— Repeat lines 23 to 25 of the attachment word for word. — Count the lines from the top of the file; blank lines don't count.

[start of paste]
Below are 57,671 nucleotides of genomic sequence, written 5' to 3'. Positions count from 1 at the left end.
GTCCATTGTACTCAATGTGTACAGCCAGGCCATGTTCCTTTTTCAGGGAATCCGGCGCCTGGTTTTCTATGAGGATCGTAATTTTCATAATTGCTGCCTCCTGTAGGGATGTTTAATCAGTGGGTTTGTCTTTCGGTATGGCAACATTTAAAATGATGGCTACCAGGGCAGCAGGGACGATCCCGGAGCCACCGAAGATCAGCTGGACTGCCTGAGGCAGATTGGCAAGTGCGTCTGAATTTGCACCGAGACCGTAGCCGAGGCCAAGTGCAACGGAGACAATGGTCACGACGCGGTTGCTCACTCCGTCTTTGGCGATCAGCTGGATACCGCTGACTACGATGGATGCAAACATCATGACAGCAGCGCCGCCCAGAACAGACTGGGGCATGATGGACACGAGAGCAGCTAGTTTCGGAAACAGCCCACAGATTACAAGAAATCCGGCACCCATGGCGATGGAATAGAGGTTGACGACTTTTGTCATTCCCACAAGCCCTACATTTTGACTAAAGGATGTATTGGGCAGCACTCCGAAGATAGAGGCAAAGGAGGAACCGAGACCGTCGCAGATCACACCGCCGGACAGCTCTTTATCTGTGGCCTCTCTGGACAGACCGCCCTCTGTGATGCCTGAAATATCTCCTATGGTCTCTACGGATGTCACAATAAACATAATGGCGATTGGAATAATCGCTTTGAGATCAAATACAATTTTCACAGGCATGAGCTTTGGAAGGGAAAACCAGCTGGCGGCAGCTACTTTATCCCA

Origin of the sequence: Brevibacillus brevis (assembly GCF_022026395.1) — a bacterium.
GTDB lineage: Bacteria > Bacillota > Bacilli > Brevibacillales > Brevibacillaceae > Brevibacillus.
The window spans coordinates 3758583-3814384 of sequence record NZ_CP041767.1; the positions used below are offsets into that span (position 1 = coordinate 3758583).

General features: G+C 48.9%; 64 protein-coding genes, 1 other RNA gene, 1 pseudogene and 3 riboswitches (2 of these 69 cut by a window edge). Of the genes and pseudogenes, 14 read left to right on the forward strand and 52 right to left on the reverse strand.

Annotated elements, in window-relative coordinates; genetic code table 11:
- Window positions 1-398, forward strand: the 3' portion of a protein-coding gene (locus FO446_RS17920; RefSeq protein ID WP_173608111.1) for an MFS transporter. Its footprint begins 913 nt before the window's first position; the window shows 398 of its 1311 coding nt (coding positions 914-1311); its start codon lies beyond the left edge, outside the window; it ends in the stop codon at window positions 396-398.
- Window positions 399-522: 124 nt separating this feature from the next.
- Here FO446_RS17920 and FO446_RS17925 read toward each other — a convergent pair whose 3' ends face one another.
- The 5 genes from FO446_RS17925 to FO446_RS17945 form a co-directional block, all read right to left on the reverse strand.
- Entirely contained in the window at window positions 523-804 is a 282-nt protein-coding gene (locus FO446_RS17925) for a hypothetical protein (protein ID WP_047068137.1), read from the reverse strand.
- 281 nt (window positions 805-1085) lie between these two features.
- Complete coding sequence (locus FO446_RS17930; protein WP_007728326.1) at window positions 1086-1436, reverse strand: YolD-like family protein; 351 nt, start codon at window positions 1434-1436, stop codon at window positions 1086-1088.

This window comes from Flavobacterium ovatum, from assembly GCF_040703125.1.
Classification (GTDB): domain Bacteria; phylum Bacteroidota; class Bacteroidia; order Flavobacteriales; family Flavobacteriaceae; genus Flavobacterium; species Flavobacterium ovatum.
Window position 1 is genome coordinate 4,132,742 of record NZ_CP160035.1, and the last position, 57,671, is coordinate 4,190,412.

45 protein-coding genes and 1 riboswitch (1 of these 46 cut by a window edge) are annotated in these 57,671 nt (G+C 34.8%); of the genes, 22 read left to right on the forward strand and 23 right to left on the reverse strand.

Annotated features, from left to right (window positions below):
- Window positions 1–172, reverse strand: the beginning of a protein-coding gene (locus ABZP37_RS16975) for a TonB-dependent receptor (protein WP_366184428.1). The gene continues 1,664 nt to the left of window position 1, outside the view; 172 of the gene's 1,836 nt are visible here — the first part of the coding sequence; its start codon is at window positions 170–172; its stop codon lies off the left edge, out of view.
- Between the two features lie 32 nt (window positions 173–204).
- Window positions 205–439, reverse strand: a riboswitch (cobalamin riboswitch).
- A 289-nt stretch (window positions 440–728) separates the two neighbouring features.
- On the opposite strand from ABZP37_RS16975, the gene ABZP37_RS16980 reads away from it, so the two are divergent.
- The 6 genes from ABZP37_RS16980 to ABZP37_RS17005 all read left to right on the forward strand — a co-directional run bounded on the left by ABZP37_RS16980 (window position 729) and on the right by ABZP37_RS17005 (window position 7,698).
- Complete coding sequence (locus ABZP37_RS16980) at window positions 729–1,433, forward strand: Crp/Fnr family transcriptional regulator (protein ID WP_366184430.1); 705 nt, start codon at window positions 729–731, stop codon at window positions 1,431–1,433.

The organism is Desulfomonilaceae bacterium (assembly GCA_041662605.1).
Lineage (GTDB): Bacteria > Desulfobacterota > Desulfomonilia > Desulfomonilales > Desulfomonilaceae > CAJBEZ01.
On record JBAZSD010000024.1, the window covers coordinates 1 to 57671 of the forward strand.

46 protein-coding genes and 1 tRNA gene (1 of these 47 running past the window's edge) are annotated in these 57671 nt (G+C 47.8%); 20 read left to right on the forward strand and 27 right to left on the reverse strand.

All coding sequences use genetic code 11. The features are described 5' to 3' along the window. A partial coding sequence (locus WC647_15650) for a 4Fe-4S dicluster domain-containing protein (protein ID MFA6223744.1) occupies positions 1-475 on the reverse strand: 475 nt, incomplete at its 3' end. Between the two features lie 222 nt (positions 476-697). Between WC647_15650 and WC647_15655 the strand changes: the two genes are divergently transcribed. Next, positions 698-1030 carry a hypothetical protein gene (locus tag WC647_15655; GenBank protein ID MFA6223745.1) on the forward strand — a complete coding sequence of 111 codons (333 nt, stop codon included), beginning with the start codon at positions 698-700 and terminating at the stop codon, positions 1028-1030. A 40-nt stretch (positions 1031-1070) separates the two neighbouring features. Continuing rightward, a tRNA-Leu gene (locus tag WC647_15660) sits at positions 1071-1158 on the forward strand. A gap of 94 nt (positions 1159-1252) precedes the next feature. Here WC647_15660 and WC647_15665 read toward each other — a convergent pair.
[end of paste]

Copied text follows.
- A 289-nt stretch (window positions 440–728) separates the two neighbouring features.
- On the opposite strand from ABZP37_RS16975, the gene ABZP37_RS16980 reads away from it, so the two are divergent.
- The 6 genes from ABZP37_RS16980 to ABZP37_RS17005 all read left to right on the forward strand — a co-directional run bounded on the left by ABZP37_RS16980 (window position 729) and on the right by ABZP37_RS17005 (window position 7,698).